By Michael Wilk
Americans are fascinated by organized crime.† Since the halcyon
days of Al Capone, Lucky Luciano and† Meyer Lansky, Mafiosi
have been the subject of countless Hollywood films, from the
early talkies "Scarface", "Little Caeser", and "Public Enemy",
through comic fare such as "Brother Orchid", "Robin and the
Seven Hoods", and "Some Like it Hot", to mythic "family" films
like "The Godfather", "Once Upon a Time in America," and "Goodfellas".
Mario Puzoís career was, essentially, his Mafia-themed tomes
"The Godfather" and "The Last Don," just as Jacqueline Susannís
trashy showbiz sagas "Valley of the Dolls" and "The Love Machine"
were her bread-and-butter. The Mafia is so firmly entrenched
in American folklore that it has now become warm and cuddly
and reassuring, like "The Waltons" or "Ozzie and Harriet". "The
Sopranos", that monstrously popular "family" TV show, offers
humor and bloody violence in equal doses. And, of course, the
seemingly endless stream of Mafia-themed comedy films such as
"Married to the Mob", "Oscar", "Get Shorty" and "Analyze This",
rake in handsome box office returns. Oh, those lovable Mafiosi!
Who said crime doesnít pay?
Which now leads me to my own personal experience with "family
matters". I live in Howard Beach, New York, which is the home
of its most famous resident, the recently deceased John Gotti.†
Mr. Gotti, or "The Dapper Don", as the press has tagged him,
was a pretty amazing figure. From small-time car thief to chieftain
of the powerful Gambino crime family in just a matter of years,
Gotti ruled newspaper headlines for months in a government investigation
which led to his imprisonment in 1990. The daily articles, of
which entire paragraphs were devoted to what suits Mr. Gotti
was wearing in court, were akin to the "What will Vanna (White)
wear tonight?" bus ads for "Wheel of Fortune". Articles of Gotti
Sr.ís woes with the less savvy, Sonny Corleonish Gotti Jr.,
reassured the American public that even Mafia chieftains have
problem children, too. Gottiís daughter, Nancy Sinatra lookalike
Victoria, even penned a novel which brought in substantial profits.
A made-for TV biopic starring Armand Assante aired a few years
ago. Only in America.
On the morning of Saturday, June 15, yours truly had gone to
the library, then stopped into Petco to purchase dog food. Having
left Petco at approximately 11:15, I drove out of the parking
lot and turned onto Cross Bay Boulevard, and thought that I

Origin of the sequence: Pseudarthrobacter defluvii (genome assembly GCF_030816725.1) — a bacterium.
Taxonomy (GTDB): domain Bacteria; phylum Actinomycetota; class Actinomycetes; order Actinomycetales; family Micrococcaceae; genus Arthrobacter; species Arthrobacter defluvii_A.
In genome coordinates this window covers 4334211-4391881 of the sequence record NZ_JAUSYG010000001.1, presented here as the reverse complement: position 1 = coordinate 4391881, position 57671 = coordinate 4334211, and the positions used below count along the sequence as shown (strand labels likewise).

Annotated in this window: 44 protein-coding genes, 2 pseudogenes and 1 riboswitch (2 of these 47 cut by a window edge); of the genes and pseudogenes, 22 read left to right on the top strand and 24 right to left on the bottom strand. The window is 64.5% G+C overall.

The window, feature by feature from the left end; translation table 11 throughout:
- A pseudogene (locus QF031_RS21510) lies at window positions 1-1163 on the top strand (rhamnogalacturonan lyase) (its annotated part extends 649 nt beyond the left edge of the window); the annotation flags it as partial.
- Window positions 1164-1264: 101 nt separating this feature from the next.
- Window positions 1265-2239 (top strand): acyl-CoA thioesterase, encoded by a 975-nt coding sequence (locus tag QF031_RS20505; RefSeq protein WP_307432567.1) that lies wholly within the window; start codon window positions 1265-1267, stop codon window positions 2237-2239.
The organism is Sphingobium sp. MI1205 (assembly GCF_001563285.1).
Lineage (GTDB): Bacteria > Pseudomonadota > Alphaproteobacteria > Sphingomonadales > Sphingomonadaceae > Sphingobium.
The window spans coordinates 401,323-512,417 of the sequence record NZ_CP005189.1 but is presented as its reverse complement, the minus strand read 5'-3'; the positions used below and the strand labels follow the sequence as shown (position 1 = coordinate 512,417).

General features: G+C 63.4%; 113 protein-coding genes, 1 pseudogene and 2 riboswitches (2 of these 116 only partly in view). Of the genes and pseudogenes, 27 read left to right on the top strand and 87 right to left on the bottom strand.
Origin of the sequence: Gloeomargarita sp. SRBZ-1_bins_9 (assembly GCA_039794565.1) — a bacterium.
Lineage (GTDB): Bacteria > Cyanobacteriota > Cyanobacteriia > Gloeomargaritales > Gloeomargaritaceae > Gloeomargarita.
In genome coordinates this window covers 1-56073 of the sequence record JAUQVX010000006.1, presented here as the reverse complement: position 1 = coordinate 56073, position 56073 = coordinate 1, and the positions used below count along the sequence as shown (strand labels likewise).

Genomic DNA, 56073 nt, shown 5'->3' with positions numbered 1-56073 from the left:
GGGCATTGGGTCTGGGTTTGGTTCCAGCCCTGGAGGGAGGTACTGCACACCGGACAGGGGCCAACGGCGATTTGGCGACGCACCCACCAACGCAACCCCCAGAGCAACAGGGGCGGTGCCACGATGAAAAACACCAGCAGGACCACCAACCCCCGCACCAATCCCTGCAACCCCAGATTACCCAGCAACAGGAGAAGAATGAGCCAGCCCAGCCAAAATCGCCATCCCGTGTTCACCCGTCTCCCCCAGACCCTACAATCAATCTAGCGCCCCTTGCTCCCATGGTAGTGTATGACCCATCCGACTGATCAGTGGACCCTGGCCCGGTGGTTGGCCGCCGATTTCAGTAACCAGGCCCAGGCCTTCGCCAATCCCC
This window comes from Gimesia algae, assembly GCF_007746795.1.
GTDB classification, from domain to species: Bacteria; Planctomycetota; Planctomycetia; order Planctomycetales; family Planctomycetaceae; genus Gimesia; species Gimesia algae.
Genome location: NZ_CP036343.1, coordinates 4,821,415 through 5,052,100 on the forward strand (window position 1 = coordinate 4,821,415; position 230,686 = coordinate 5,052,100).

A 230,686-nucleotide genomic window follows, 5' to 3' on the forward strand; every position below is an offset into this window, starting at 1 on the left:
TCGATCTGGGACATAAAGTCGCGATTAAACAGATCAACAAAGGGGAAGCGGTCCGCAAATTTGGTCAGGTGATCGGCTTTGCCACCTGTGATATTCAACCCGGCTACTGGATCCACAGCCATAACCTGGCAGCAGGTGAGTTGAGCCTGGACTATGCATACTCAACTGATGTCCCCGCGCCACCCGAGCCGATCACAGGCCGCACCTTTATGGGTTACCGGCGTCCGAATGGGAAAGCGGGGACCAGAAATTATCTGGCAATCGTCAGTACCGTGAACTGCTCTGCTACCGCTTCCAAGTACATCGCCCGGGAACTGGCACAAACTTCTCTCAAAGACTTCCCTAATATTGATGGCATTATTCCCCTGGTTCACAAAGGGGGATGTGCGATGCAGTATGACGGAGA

had accidentally wandered into the Rose Bowl Parade! I had unwittingly
become part of John Gottiís funeral cortege, which was on† its
way to Mr. Gottiís home. In front, behind, and to the left of
me were dozens of long black limousines, and the flower arrangements!
I donít think the combined Brooklyn, Queens and Bronx Botanical
Gardens have this many flowers! A giant martini glass, a horse
(the whole horse, not just the head, mind you), a huge phallic
cigar and sundry others, all executed in what appeared to be
hundreds of thousands of carnations. I was hoping to see a gigantic
portrait of Connie Francis done in carnations, but was disappointed.
If these grotesque flower arrangements had been made in jest,
the Anti-Defamation Leagueís phones would have been ringing
off their hooks. I immediately thought of the "Darktown Strutterís
Ball" number from "The Dolly Sisters", which featured caucasian
showgirls in blackface, sporting headdresses of enormous playing
cards, dice, and even oversized watermelon muffs, and the "Springtime
for Hitler" number from "The Producers", which featured showgirls
sporting huge beer steins and pretzels over their breasts! Shopowners
and employees were standing outside their stores, watching this
very surrealistic funeral procession wend its way down Cross
Bay Boulevard. I donít even think JFK had this kind of turnout!
Not wanting to ruin the visual effect of the funeral cortege
with my modest little blue car,† I made the next available right
turn off Cross Bay Boulevard, and made my way home. I could
hear police helicopters buzzing overhead (shades of "Apocalypse
Now"!) and drove back to my apartment, where I finally let out
a big guffaw. I actually did haul out my Connie Francis "Souvenirs"
cd collection, and listened to the great Connie belt out† an
impassioned "Mama", "Al Di La", "Senza Innamurata", and others.
I then took a stroll over to Beach Bagels (they make great bagels!)
to have a bite to eat, and overheard a customer say, "Didnít
they ever see a funeral before?" Not like this one. Fuhgeddaboudit!
About the Author
MICHAEL M. WILK lives in Howard Beach, New York. He is a professional
artist working for the US Postal Service. His online reviews
can also be found at Amazon.com